Dr. Winslow Sargeant is the sixth Chief Counsel for Advocacy of the U.S. Small Business Administration’s Office of Advocacy, appointed by President Obama August 19, 2010. The Office of Advocacy...
- About Us
- Research and Statistics
- Frequently Asked Questions about Small Business Finance
- Frequently Asked Questions
- State Economic Profiles
- Firm Size Data
- Quarterly Bulletins
- Research Issues
- Requests For Quotations
- Small Business Facts
- Small Business Data Resources
- Annual Report of the Office of Economic Research, FY 2013
- Issue Briefs
- Regulatory Affairs
- Regulatory Comment Letters
- Regulatory Alerts
- Legislative Comment Letters
- Congressional Testimony
- Small Business Statutes
- Executive Orders
- Congressional Reports
- A Guide for Government Agencies: How to Comply with the Regulatory Flexibility Act
- Regional Advocates
- Connect With Us
- Our Blog
- Search by Issue
Unfunded Mandates Reform Act
The Unfunded Mandates Reform Act provides that each bill must be analyzed for its impact on local government and other entities before it can be voted on. In this way, its impact is known to the legislators before they impose it.
Unfunded Mandates Reform Act of 1995 - Prohibits the application of this Act to any provision in legislation before the Congress or a proposed or final Federal regulation that: (1) enforces constitutional rights of individuals; (2) establishes or enforces any statutory rights that prohibit discrimination on the basis of age, race, color, religion, sex, national origin, handicap or disability; (3) requires compliance with accounting and auditing procedures with respect to grants or other money or property provided by the Federal Government; (4) provides for emergency assistance or relief at the request of any State, local, or tribal government; (5) is necessary for the national security or the ratification or implementation of treaty obligations; (6) is designated as emergency legislation or is necessary for national security or international treaty purposes; or (7) relates to old-age, survivors and disability insurance.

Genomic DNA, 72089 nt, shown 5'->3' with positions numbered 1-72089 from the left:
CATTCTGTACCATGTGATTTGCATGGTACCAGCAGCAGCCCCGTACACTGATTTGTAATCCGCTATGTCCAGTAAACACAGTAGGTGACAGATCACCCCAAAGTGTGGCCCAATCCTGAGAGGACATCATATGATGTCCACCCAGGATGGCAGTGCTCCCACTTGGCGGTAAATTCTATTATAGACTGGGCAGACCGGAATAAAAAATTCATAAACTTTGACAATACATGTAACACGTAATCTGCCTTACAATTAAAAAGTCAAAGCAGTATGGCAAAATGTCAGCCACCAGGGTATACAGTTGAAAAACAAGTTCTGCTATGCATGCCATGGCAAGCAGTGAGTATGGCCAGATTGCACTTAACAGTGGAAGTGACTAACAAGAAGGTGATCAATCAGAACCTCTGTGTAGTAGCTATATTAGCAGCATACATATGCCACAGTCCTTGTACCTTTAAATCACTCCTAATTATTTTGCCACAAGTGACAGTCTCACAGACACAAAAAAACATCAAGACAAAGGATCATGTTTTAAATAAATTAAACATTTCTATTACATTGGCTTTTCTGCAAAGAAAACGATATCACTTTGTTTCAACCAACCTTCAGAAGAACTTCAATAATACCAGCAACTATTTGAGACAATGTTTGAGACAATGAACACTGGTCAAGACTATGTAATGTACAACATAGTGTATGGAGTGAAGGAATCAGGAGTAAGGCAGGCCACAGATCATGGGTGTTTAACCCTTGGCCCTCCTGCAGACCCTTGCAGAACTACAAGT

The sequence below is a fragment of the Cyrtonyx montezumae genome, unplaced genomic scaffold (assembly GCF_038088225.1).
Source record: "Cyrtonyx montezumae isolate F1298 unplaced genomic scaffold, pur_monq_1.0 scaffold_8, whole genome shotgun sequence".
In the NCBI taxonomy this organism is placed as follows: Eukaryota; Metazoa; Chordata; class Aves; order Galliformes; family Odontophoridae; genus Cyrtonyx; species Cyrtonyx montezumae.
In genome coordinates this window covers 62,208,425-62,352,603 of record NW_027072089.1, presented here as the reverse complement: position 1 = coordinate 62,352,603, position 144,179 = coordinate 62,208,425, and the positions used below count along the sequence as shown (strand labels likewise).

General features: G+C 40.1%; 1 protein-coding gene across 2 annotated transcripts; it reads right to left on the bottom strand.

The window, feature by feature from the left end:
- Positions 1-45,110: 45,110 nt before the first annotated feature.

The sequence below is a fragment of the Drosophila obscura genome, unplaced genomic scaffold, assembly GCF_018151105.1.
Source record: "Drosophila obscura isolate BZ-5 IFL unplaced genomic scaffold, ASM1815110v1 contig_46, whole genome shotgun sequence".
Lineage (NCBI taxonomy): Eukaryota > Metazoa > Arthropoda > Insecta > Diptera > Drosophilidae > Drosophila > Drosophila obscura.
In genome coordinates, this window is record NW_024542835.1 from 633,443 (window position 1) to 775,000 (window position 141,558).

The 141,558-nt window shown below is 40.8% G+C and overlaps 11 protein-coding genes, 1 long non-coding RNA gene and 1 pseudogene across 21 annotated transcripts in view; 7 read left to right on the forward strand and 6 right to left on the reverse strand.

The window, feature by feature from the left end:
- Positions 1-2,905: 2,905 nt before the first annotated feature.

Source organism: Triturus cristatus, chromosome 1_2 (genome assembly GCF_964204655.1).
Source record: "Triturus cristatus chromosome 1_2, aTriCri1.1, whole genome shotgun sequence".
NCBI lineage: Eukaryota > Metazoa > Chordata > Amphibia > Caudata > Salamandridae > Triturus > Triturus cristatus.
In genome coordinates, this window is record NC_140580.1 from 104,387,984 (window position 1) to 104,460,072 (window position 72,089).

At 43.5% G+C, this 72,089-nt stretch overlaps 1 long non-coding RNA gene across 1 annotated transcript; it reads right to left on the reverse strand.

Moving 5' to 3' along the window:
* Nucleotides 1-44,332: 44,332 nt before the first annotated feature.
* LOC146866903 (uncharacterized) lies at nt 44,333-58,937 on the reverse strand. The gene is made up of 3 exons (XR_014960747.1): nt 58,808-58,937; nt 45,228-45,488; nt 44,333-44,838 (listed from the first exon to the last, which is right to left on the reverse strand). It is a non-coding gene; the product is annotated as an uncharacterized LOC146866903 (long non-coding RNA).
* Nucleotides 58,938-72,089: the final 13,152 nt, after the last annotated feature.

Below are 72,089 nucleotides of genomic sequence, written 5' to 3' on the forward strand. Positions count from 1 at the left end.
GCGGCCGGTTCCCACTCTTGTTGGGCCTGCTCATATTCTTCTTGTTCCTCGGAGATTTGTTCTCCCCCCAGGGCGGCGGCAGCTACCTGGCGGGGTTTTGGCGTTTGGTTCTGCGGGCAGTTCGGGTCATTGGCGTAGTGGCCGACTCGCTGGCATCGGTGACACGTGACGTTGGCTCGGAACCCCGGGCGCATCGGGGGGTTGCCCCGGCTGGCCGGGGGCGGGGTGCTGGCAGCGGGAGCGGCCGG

(Sec. 101) Includes tribal governments and the private sector within the purview of mandate analysis by the Congressional Budget Office (CBO) and congressional committees.
Requires authorization committees to provide the CBO Director with any legislation ordered to be reported, identifying any Federal mandate in it and including certain information in the report accompanying such legislation, information such as: (1) statements on whether the legislation is intended to preempt any State, local, or tribal law (and the effect of such preemption); (2) individual mandate descriptions; (3) cost-benefit analyses; and (4) statements regarding Federal financial assistance to State, local, and tribal governments for meeting mandate costs.
Requires appropriate statements to be prepared by the CBO Director for legislation passed or reported by a conference committee in an amended form with a mandate not previously considered or with an increase in the direct cost of a previously considered mandate.
Requires the CBO Director, for each piece of reported legislation, to prepare and submit to the authorizing committee when feasible certain statements estimating the direct costs of mandate compliance and the amount of authorization or budget authority for new or increased Federal financial assistance provided to State, local, or tribal governments to meet such costs, if the estimates indicate at least a $50 million per fiscal year direct cost of all intergovernmental mandates in the legislation, or a $100 million per fiscal year direct cost of private sector mandates. Requires the CBO Director to report on the reasons where it is not feasible to make such estimates in appropriate cases.